Based on anecdotal reports we’ve heard from readers, on-the-ground experiences at Value and Moderate Resorts have been all over the place. Some readers have shared similar stories as to ours, suggesting that housekeeping went above and beyond. Others stated that housekeeping barely entered their rooms over the course of a 7-night stay, with trash and used towels piling up. (Suggesting that the light housekeeping every other day was not even happening.)

Many also shared that they didn’t receive any Mousekeeping at all without calling the front desk, and that didn’t even always do the trick. Other readers had even more markedly negative experiences, with no one entering their rooms except for the infamous safety/security checks.

Speaking of which, Housekeeping “Hassles” at Walt Disney World are still very much a thing according to readers. That applies to both the security checks and early wake-up knocks on check-out day. The former has been a frustration since December 2017, whereas the latter is the more recent result of staffing shortages. Hopefully the restoration of full housekeeping does not exacerbate this issue.

These are two things we have (mercifully) not encountered in the last 6+ months. The lack of security checks is unsurprising–we haven’t been using the ‘Room Occupied’ door hangers, so that makes sense. (As a reminder, Disney doesn’t have a ‘Do Not Disturb’ option.)

As best we can tell, the degree of housekeeping in the last 6-8 months has been a direct byproduct of resort occupancy, staffing, Cast Member workloads, and other variables. During busier seasons or on days when room turnover is higher, the likelihood of full or even light housekeeping is lower.

This should remove that element of inconsistency, which is a definite plus. While it’s nice to be pleasantly surprised by Mousekeeping going above and beyond, it’s equally important to have a minimum baseline for predictable service. This reestablishes that, and is another small step in the right direction. Not as symbolically significant as the elimination of resort parking fees and other big changes announced last month, but a sign that management is making moves to improve the guest experience.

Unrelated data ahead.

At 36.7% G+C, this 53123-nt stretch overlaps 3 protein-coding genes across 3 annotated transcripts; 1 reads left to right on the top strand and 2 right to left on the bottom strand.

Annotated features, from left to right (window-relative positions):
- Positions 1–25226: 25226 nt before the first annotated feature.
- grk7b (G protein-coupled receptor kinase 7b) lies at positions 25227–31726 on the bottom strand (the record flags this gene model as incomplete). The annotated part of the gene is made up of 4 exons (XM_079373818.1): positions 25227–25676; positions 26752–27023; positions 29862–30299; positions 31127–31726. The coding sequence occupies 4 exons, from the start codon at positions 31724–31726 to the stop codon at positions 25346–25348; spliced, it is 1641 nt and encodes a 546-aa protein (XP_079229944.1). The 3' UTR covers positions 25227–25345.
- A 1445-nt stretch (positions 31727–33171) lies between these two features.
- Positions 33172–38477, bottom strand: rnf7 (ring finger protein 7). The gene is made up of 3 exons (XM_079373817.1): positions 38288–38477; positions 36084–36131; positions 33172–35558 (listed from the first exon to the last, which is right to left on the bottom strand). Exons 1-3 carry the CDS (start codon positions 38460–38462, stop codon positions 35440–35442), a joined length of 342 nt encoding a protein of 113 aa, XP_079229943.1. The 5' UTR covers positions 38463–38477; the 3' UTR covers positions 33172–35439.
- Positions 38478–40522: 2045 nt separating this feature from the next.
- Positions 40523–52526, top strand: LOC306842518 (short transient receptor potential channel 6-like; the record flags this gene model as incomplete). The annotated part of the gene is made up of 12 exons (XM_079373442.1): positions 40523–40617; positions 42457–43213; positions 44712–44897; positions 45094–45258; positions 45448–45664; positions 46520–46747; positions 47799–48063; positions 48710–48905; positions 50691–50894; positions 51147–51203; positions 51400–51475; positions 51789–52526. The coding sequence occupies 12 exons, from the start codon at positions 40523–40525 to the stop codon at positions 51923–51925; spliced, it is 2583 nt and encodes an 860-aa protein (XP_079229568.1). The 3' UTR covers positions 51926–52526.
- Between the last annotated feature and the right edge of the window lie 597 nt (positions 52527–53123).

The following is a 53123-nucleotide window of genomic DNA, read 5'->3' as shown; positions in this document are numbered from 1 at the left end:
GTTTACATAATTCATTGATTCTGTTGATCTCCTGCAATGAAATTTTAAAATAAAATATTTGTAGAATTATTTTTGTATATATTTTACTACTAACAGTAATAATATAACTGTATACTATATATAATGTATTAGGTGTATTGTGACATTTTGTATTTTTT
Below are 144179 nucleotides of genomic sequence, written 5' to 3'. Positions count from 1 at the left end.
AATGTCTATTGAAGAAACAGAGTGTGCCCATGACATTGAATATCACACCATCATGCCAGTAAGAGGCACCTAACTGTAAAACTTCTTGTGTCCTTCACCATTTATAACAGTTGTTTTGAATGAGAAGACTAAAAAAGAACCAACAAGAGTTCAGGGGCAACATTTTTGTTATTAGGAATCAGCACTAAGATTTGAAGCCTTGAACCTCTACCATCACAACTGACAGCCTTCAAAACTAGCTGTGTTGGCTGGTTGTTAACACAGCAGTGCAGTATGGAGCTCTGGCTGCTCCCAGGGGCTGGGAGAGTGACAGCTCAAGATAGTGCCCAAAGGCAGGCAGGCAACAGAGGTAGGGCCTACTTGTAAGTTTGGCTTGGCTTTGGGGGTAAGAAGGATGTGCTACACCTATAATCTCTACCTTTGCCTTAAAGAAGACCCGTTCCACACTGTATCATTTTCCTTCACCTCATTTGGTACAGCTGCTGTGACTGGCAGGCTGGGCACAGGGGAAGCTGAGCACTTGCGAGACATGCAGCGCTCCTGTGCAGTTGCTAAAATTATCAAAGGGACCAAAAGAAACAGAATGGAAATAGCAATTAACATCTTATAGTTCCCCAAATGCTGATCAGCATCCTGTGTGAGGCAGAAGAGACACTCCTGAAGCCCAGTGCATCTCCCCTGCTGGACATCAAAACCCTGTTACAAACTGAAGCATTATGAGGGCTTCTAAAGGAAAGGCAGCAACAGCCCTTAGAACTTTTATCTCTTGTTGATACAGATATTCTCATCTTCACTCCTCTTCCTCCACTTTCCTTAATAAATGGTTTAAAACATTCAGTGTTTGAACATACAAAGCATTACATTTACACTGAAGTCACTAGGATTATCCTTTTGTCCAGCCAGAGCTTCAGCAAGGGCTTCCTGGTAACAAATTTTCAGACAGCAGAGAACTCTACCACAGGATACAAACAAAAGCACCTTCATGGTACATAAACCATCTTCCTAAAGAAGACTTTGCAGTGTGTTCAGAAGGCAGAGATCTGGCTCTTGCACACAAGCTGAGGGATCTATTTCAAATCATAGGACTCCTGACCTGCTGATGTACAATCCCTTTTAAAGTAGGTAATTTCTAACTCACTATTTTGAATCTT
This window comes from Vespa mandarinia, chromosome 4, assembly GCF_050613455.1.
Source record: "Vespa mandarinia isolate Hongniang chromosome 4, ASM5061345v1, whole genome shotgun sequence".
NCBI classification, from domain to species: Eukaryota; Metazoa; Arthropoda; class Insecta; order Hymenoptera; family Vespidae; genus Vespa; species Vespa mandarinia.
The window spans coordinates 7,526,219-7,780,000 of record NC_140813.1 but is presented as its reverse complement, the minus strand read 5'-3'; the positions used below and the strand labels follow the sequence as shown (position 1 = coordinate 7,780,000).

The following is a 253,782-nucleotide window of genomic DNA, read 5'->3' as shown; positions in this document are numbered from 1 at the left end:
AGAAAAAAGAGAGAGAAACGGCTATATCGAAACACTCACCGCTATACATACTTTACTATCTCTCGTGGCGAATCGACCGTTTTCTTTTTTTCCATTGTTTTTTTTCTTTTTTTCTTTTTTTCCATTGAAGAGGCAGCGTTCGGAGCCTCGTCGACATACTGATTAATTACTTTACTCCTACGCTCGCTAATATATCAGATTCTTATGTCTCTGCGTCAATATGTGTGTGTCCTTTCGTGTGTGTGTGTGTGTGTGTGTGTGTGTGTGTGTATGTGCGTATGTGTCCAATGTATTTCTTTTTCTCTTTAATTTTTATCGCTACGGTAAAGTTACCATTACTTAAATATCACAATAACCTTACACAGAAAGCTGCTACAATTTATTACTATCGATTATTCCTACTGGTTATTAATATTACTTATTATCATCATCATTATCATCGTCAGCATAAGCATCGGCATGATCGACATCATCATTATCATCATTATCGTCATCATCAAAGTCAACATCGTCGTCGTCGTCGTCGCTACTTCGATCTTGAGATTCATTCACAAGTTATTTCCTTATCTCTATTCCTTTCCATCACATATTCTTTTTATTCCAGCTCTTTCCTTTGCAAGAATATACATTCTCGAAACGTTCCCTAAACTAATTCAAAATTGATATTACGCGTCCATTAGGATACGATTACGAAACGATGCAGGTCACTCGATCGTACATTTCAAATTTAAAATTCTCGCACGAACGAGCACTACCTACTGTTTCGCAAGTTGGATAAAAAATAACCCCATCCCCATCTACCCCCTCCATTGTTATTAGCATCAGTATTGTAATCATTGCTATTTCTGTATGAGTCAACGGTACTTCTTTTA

Nevertheless, I want to draw specific attention to All Star Sports, where both housekeeping and the guest experience were especially good. During that stay, a manager of the resort stopped me to inquire about the newly remodeled room and how things were going, generally.

She indicated that feedback on the new rooms at All Star Sports has been universally positive. Guest satisfaction is up and Cast Members prefer the new rooms, too. This manager also offered interesting insights about resort occupancy and building closures, which confirmed what I suspected based on the low number of people out and about at the hotel. (Relevant because it likely explains the superior service–and why you shouldn’t expect the same if staying here when there’s one of the many winter cheerleading events!)

Currently unknown is whether Walt Disney World will once again offer gift cards as part of the “Service Your Way” program for those who decline housekeeping. To the best of my recollection, that also started around 2017 when the housekeeper shortage first cropped up. It was one of the rare perks that got better as time went on, as Disney increased the dollar amount to entice more guests to decline housekeeping. There was never officially published policy about this on DisneyWorld.com, but we received dozens of these gift cards, quite consistently, between 2017 and early 2020.